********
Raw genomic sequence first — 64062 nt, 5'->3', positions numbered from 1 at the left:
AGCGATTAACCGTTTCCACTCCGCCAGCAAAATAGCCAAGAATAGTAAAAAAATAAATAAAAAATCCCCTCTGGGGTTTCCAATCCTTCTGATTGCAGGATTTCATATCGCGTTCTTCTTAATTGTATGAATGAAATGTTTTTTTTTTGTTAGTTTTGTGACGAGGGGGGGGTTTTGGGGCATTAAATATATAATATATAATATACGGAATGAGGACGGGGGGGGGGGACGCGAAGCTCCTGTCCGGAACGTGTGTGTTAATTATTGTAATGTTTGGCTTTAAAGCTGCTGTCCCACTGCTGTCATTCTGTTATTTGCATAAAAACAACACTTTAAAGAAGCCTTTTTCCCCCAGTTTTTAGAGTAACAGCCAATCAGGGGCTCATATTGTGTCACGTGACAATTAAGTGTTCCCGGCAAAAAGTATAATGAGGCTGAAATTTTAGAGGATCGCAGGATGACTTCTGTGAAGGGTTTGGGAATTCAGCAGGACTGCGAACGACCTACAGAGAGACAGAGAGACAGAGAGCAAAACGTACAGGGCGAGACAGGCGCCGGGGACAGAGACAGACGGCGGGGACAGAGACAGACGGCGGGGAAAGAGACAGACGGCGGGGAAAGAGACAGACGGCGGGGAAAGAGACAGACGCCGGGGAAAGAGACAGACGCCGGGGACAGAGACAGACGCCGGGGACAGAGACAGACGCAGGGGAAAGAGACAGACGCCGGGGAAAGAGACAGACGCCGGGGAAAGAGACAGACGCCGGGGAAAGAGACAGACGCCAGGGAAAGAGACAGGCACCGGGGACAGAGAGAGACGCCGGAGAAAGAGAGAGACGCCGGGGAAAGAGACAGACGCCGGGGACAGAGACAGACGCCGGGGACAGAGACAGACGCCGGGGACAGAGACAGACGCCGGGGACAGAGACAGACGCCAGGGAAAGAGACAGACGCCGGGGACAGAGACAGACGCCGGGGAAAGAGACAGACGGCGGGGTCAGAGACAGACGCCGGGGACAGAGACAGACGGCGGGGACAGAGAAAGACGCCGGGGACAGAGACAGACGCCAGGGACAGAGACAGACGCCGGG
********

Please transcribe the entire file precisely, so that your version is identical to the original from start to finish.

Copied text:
Raw genomic sequence first — 64062 nt, 5'->3', positions numbered from 1 at the left:
AGCGATTAACCGTTTCCACTCCGCCAGCAAAATAGCCAAGAATAGTAAAAAAATAAATAAAAAATCCCCTCTGGGGTTTCCAATCCTTCTGATTGCAGGATTTCATATCGCGTTCTTCTTAATTGTATGAATGAAATGTTTTTTTTTTGTTAGTTTTGTGACGAGGGGGGGGTTTTGGGGCATTAAATATATAATATATAATATACGGAATGAGGACGGGGGGGGGGGACGCGAAGCTCCTGTCCGGAACGTGTGTGTTAATTATTGTAATGTTTGGCTTTAAAGCTGCTGTCCCACTGCTGTCATTCTGTTATTTGCATAAAAACAACACTTTAAAGAAGCCTTTTTCCCCCAGTTTTTAGAGTAACAGCCAATCAGGGGCTCATATTGTGTCACGTGACAATTAAGTGTTCCCGGCAAAAAGTATAATGAGGCTGAAATTTTAGAGGATCGCAGGATGACTTCTGTGAAGGGTTTGGGAATTCAGCAGGACTGCGAACGACCTACAGAGAGACAGAGAGACAGAGAGCAAAACGTACAGGGCGAGACAGGCGCCGGGGACAGAGACAGACGGCGGGGACAGAGACAGACGGCGGGGAAAGAGACAGACGGCGGGGAAAGAGACAGACGGCGGGGAAAGAGACAGACGCCGGGGAAAGAGACAGACGCCGGGGACAGAGACAGACGCCGGGGACAGAGACAGACGCAGGGGAAAGAGACAGACGCCGGGGAAAGAGACAGACGCCGGGGAAAGAGACAGACGCCGGGGAAAGAGACAGACGCCAGGGAAAGAGACAGGCACCGGGGACAGAGAGAGACGCCGGAGAAAGAGAGAGACGCCGGGGAAAGAGACAGACGCCGGGGACAGAGACAGACGCCGGGGACAGAGACAGACGCCGGGGACAGAGACAGACGCCGGGGACAGAGACAGACGCCAGGGAAAGAGACAGACGCCGGGGACAGAGACAGACGCCGGGGAAAGAGACAGACGGCGGGGTCAGAGACAGACGCCGGGGACAGAGACAGACGGCGGGGACAGAGAAAGACGCCGGGGACAGAGACAGACGCCAGGGACAGAGACAGACGCCGGG